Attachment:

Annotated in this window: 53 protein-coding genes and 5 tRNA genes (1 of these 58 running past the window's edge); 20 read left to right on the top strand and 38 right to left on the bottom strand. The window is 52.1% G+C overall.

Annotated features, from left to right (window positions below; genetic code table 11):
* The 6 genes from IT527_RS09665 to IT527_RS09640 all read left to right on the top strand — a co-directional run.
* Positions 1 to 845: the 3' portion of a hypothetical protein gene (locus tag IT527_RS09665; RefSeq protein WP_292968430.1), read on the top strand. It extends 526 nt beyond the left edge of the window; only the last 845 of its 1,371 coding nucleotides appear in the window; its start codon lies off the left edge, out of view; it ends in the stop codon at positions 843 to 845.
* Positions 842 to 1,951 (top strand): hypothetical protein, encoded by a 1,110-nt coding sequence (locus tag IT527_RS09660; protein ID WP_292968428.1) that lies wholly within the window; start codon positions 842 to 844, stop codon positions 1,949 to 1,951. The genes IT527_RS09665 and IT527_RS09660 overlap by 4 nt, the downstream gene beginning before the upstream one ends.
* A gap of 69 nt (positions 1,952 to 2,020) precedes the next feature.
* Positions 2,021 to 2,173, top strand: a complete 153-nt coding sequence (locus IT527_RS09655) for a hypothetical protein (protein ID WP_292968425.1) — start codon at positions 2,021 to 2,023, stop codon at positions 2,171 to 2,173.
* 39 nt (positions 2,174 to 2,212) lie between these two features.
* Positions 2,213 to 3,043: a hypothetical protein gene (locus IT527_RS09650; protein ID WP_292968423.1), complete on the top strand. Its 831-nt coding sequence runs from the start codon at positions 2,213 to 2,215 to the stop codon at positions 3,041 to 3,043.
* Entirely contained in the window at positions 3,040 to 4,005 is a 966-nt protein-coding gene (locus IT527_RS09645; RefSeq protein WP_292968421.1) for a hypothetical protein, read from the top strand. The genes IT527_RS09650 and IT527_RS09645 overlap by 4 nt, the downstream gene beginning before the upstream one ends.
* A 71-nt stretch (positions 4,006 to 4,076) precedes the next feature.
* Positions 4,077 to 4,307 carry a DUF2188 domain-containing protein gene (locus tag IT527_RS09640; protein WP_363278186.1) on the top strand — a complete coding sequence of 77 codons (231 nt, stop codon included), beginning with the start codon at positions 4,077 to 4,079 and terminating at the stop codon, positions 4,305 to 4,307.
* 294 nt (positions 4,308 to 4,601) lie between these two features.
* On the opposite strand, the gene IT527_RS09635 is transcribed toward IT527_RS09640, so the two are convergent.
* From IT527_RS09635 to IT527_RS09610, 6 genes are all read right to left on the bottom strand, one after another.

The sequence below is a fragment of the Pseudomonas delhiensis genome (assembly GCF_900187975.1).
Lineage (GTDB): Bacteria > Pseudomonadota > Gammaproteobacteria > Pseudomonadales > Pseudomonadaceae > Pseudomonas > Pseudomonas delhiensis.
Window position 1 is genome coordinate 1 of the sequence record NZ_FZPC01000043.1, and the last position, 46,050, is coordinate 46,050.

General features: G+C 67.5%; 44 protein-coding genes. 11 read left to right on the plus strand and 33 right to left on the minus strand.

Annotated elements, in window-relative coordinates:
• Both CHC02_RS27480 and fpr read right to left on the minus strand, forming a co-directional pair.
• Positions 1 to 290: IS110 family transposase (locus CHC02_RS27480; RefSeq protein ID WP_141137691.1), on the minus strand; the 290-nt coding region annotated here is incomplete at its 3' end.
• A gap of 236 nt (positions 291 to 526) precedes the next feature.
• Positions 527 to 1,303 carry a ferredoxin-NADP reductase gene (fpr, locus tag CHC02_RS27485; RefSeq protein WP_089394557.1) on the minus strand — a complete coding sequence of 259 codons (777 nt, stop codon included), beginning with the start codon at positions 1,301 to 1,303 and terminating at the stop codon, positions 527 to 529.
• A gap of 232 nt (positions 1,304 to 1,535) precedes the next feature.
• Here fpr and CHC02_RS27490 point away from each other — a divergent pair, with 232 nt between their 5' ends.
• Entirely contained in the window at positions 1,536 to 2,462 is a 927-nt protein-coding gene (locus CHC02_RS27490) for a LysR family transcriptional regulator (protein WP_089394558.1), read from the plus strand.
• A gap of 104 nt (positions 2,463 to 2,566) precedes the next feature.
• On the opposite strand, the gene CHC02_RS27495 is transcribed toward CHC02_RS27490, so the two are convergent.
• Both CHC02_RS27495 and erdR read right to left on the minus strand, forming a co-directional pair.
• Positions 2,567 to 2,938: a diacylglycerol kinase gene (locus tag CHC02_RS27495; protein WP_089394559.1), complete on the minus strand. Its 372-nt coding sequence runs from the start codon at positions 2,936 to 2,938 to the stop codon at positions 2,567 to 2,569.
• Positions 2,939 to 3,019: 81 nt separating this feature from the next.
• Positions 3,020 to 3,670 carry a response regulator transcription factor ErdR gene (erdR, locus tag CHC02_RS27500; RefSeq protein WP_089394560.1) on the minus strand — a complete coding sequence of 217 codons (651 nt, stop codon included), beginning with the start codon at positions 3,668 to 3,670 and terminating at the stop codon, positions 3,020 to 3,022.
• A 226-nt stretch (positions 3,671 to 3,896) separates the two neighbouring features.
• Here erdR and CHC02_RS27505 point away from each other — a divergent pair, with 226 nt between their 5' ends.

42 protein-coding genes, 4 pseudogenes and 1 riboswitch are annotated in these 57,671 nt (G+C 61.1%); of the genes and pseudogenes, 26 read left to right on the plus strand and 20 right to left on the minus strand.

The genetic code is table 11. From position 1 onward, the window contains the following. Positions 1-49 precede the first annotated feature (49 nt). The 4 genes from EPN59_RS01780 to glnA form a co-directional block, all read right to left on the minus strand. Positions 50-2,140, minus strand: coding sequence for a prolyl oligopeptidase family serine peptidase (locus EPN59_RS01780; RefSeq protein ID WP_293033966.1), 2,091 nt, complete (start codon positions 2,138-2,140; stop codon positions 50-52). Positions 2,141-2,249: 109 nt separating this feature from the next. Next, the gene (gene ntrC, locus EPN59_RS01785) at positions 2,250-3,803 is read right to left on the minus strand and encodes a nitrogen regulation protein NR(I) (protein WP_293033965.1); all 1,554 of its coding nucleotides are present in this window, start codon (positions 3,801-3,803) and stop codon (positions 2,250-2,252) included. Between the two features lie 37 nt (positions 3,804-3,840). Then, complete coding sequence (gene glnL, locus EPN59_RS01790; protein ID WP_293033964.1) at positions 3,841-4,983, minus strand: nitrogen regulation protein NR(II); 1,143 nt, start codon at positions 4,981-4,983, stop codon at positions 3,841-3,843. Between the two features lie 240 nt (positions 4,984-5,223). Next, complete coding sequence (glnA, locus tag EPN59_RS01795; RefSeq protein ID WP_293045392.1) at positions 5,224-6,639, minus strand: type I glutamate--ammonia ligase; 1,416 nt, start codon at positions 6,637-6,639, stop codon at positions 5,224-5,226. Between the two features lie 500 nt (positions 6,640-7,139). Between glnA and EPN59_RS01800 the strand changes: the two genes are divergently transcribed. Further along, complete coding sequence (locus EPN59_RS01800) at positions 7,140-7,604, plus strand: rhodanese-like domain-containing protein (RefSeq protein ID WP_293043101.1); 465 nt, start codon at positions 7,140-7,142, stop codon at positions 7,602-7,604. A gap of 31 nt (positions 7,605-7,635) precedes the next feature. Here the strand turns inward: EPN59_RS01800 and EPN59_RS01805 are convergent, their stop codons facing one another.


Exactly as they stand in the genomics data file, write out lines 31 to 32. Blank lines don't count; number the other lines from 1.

• Positions 2,567 to 2,938: a diacylglycerol kinase gene (locus tag CHC02_RS27495; protein WP_089394559.1), complete on the minus strand. Its 372-nt coding sequence runs from the start codon at positions 2,936 to 2,938 to the stop codon at positions 2,567 to 2,569.
• Positions 2,939 to 3,019: 81 nt separating this feature from the next.